The game eventually gets more complex with item use and crafting, the changing of teams, as well as cameoing characters. Guest characters like Hercules, Aladdin, and Peter Pan seem neat at first, but all they actually do is provide additional targets that can either help or hurt the combo counter and tease a cooler involvement that never happens. Boss fights change things up from the normal field encounters with new commands and mechanics that bring variety without being jarringly different. It’s still enough to be slightly confused the first time a player encounters these fights and it took a couple times before I realized I liked them. They’re exciting, unlike the Field Battles after a while. I enjoyed the different setup and wanted to pay attention to the active and flashy backgrounds of these fights, but couldn’t risk it and with everything going on, it’s easy to miss because of the distraction. The same could be said about the Memory Dives, which operate on a similar system and focus more on specific events in the various worlds, but there aren’t enough of either event in my opinion.
Melody of Memory looks fine, but it could be better. Most of the game consists of Field Battles where the characters run away from the screen on sheets of music, but the enemies will get repetitive and many of the backdrops for this action are bland. The stages offer poor depictions for the classic worlds they represent. I remember being excited to see the Tron stages when I unlocked that world and was quickly disappointed. Tron should never be visually dull. On top of this, not all of the cutscenes have the same quality and I may have just expected too much from the presentation after seeing clips from KH3. Most people are coming here for the music, fortunately, and I can promise that will be stuck in plenty of heads for a long time. It happened to me and I wasn’t even that familiar with many of the tracks. There are over 140 tunes to indulge in, but the songs most people will want to hear have to be unlocked or crafted.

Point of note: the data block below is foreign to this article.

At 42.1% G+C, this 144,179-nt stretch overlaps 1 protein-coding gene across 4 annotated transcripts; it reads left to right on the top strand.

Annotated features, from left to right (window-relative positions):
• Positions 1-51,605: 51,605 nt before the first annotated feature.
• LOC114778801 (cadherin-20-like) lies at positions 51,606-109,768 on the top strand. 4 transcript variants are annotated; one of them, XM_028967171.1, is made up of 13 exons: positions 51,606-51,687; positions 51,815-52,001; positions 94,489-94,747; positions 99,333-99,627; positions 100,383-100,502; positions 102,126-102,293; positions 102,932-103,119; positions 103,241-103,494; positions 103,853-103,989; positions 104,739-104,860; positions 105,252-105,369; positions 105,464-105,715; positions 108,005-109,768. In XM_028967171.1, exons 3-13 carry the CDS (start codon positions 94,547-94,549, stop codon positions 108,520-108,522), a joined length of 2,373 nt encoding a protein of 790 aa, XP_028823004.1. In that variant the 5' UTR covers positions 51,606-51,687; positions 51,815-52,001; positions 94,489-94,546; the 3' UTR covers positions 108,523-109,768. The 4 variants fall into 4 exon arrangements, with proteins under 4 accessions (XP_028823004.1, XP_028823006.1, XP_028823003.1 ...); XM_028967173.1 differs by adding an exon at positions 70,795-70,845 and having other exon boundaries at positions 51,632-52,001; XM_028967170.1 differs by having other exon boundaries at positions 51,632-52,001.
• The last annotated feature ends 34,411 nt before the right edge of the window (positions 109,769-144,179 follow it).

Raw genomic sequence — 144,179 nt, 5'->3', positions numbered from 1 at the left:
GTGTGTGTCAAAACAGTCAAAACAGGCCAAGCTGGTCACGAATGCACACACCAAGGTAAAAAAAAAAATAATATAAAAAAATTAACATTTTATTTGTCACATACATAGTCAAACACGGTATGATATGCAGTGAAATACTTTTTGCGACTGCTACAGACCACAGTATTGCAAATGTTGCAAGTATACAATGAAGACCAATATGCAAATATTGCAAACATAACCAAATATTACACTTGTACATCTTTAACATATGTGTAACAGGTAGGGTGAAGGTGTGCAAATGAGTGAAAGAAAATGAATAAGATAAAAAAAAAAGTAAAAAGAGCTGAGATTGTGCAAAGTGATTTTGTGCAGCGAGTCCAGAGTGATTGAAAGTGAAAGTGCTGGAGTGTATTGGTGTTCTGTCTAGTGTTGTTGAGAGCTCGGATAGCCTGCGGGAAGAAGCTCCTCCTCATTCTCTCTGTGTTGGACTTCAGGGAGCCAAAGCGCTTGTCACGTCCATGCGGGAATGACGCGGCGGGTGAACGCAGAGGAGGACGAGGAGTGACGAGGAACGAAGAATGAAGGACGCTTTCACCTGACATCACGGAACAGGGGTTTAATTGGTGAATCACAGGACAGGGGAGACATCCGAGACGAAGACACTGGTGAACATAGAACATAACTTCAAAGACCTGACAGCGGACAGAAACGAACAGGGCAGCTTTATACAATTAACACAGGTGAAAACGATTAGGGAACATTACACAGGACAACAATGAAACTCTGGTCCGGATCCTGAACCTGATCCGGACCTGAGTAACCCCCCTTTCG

The main attraction, and where things will need to be unlocked, is in the World Tour mode. Players will fly the Gummi Ship around to various worlds and perform to get stars. Simply surviving the song doesn’t mean much in most cases, as there are three objectives for each song and completing those is how stars are earned. There are different types of doors, stars, and rewards, meaning that eventually, the player will have to go back and replay songs or be very meticulous when doing it for the first time to try and nab everything. Later on in this mode, many stars are required to get through the doors and the branching paths will become necessary to explore. The game isn’t necessarily hard, but some stars can only be obtained on the higher difficulty levels, making the process annoying for some players.